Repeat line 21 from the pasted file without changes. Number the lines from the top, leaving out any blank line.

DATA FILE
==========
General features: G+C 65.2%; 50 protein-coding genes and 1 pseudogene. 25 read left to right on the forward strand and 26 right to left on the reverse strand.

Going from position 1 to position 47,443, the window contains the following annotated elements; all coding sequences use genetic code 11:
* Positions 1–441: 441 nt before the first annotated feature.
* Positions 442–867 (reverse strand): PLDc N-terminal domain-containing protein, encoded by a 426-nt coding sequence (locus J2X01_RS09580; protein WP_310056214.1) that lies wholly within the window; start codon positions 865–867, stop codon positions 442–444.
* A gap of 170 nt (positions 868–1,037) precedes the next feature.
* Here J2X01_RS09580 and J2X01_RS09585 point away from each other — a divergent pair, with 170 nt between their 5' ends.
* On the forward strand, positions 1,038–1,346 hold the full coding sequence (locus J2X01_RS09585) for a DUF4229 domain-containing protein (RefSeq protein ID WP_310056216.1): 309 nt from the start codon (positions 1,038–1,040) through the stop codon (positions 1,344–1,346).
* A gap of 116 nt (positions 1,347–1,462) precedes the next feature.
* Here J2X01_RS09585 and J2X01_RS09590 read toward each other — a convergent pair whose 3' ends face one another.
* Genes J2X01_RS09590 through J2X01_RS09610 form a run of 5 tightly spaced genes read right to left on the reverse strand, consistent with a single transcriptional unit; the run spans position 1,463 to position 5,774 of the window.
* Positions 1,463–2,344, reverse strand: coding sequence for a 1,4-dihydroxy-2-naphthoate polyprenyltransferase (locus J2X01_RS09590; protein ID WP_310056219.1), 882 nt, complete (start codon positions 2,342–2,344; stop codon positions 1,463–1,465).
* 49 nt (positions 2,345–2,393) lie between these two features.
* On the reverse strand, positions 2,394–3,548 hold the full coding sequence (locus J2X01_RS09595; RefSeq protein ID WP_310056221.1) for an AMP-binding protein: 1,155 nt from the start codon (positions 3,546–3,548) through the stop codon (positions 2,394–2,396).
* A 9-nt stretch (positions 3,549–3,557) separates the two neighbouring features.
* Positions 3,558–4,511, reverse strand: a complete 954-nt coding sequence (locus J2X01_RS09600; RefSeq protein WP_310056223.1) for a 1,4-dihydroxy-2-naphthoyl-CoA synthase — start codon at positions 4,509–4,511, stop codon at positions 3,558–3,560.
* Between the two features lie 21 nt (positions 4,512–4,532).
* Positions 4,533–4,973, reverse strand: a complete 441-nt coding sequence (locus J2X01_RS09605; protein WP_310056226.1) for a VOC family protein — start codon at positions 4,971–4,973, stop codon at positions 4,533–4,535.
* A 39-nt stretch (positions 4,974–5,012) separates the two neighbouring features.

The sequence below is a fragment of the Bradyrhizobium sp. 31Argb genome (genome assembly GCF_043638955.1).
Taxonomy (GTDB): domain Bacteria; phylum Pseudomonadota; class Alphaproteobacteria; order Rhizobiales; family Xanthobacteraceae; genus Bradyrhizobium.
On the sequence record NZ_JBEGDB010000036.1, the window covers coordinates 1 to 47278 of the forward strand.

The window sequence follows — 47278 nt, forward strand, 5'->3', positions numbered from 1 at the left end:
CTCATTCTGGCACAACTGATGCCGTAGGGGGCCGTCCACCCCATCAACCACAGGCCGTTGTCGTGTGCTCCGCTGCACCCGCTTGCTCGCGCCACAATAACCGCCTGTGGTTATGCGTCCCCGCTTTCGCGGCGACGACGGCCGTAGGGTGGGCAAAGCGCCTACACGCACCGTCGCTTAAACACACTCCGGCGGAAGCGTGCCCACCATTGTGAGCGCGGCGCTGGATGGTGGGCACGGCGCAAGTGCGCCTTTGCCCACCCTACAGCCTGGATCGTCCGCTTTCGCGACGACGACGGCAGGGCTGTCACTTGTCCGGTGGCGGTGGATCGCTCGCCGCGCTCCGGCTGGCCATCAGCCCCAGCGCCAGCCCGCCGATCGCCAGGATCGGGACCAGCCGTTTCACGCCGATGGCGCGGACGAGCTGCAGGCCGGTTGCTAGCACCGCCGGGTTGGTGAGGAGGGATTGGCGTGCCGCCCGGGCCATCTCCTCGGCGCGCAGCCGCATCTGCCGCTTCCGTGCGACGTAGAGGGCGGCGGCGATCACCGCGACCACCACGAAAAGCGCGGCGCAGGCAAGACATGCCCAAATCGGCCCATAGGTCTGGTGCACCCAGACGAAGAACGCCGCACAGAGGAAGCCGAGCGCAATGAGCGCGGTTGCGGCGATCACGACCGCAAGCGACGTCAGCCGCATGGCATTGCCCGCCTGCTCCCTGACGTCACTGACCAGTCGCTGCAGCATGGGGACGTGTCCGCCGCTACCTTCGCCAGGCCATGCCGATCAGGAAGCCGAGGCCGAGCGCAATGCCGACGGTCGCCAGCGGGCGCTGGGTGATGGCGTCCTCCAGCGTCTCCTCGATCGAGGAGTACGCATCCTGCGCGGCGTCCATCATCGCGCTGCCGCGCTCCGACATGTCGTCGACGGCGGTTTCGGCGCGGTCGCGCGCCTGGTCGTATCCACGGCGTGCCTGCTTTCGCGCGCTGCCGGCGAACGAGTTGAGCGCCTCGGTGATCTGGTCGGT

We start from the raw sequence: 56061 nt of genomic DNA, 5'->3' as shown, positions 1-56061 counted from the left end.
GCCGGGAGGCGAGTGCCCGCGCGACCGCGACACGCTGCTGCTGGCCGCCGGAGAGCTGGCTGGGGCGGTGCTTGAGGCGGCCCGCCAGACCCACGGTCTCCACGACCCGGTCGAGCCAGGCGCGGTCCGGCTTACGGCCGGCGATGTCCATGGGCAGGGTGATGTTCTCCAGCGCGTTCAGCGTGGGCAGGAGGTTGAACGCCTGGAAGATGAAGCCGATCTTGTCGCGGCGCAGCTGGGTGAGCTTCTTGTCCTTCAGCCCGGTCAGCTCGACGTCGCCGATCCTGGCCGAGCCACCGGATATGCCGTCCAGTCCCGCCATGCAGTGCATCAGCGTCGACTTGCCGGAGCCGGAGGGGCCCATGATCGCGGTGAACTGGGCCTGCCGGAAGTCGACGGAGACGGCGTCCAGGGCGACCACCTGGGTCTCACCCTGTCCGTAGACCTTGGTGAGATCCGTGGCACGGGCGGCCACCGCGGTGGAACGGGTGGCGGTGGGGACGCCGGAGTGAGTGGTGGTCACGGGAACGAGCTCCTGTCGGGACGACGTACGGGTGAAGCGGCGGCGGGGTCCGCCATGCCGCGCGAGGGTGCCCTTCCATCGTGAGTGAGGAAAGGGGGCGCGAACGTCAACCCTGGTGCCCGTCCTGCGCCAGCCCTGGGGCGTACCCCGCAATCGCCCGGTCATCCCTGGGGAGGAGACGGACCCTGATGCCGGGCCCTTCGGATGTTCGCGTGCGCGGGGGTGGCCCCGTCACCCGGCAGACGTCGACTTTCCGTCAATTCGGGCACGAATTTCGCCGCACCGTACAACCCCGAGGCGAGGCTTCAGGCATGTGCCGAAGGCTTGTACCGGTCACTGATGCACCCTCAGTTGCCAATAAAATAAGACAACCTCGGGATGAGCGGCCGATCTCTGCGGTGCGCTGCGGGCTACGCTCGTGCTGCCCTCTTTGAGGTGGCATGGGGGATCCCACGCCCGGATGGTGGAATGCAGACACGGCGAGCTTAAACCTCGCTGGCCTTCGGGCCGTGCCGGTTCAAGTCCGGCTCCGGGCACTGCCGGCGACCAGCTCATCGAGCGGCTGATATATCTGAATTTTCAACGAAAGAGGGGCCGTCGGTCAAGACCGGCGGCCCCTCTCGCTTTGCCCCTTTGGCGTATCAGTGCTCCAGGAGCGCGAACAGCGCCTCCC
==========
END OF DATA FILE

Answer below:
On the sequence record NZ_JBEGDB010000036.1, the window covers coordinates 1 to 47278 of the forward strand.